You should also consider the geographical region where your story takes place. I wouldn’t recommend using the name Ashley Wilkes if your character lives in the North and fought in the Civil War.


Everyone had suggestions and I loved them all. The most fascinating answer came from an author who writes historical fiction. Her reference is gravestones. She walks through old cemeteries and gathers names like fairy dust in the mist, which almost makes me want to write historical fiction.

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  • Writer's pictureBarbara Conrey



So here’s the thing about writing: Fiction frequently involves research. Hope I didn’t disappoint you. Make believe is not all make believe.


Some part of real is going to sneak in when your back is turned. It will, at least, if your story lives in the real world. If six little words in an eighty-five-thousand-word manuscript refer to the first quarter earnings of, say, the Tidy Toity Paper company, the figures better be correct. Assuming, of course, there really is a Tidy Toity Paper company.


But I didn’t write about toilet paper. I wrote about brain tumors. Of which, thankfully, I have no personal experience.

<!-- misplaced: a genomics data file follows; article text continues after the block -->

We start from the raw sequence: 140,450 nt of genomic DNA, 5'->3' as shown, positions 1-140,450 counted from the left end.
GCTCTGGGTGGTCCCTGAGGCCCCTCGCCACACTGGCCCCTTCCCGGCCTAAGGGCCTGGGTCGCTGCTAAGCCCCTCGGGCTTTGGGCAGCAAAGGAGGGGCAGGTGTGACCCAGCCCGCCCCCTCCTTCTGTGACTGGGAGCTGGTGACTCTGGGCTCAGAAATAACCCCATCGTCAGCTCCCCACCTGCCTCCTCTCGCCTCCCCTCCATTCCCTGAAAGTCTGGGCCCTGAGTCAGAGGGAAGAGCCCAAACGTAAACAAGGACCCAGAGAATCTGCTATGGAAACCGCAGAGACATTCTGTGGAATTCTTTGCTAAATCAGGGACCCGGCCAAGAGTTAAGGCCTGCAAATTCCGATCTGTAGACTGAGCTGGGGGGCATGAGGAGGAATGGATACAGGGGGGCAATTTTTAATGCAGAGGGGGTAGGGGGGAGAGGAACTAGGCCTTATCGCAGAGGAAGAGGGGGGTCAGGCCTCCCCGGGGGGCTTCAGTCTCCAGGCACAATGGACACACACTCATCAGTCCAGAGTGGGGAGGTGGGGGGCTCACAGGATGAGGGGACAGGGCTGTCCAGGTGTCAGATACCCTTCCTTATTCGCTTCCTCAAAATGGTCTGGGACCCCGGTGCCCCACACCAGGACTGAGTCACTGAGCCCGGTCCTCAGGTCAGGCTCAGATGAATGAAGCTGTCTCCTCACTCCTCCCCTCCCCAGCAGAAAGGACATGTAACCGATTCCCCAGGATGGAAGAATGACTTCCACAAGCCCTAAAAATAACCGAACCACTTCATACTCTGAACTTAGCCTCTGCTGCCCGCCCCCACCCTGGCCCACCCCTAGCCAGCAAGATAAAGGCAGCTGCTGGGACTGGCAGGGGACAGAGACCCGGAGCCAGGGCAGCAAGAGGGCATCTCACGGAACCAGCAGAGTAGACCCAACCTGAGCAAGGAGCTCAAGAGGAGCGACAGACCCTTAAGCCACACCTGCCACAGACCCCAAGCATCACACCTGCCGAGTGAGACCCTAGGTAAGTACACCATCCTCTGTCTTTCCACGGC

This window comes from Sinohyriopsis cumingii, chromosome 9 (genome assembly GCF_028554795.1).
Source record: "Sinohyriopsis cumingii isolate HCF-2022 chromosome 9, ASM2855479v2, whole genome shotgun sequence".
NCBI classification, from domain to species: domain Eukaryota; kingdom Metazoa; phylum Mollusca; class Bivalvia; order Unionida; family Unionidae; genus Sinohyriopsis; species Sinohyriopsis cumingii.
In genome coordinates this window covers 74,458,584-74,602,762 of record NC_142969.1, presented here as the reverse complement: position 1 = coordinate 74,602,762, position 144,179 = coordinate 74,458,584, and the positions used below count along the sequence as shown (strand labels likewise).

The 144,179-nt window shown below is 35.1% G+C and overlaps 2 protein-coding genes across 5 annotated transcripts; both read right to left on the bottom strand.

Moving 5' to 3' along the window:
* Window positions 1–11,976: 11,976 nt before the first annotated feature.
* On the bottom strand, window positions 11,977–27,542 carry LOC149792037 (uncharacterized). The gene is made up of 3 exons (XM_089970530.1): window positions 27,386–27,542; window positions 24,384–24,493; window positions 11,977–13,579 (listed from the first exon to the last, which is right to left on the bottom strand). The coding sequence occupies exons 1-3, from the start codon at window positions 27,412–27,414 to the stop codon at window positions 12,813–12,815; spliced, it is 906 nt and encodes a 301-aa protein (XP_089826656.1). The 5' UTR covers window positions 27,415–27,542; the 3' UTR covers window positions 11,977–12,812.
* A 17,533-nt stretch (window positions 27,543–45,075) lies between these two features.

I wrote about a real type of brain tumor in a make-believe child. Which meant I needed to research my subject. And research, for me, always starts at the library. By the time the librarian checked out the six pediatric brain tumor books I had plopped on her counter, she refused to meet my gaze.


When I returned the books two-weeks later, she presented me with a two-pound box of Godiva chocolates. And then she walked away. Fast.


Along with speaking to doctors who were willing to spare a few moments to discuss brain tumors, I spent some time on the Internet. And now my browsing history includes videos of brain surgery. Which I actually watched. Well, to be honest, I closed my eyes at some of the yuckier parts. I’m not sure why you might want to know this, but you can purchase all the surgical implements needed to perform brain surgery. Sometimes at a sale price.


Because of my online research, two separate oncology organizations reached out to see if I was interested in receiving their monthly newsletters on cutting-edge (no pun intended) surgical procedures. I don’t know, maybe so I could put all those surgical tools to use if I ever decided to splurge and see how far I could stretch my Visa limit.


Along with brain tumors, I also researched the Rescue Freedom Project because one of the characters in my story rescues beagles. If you are unaware of the plight of laboratory animals, specifically beagles, please check out their site at https://rescuefreedomproject.org/


Reading fiction is that wonderful hobby many of us enjoy. Writing fiction is also a joy, just make sure you get your facts straight.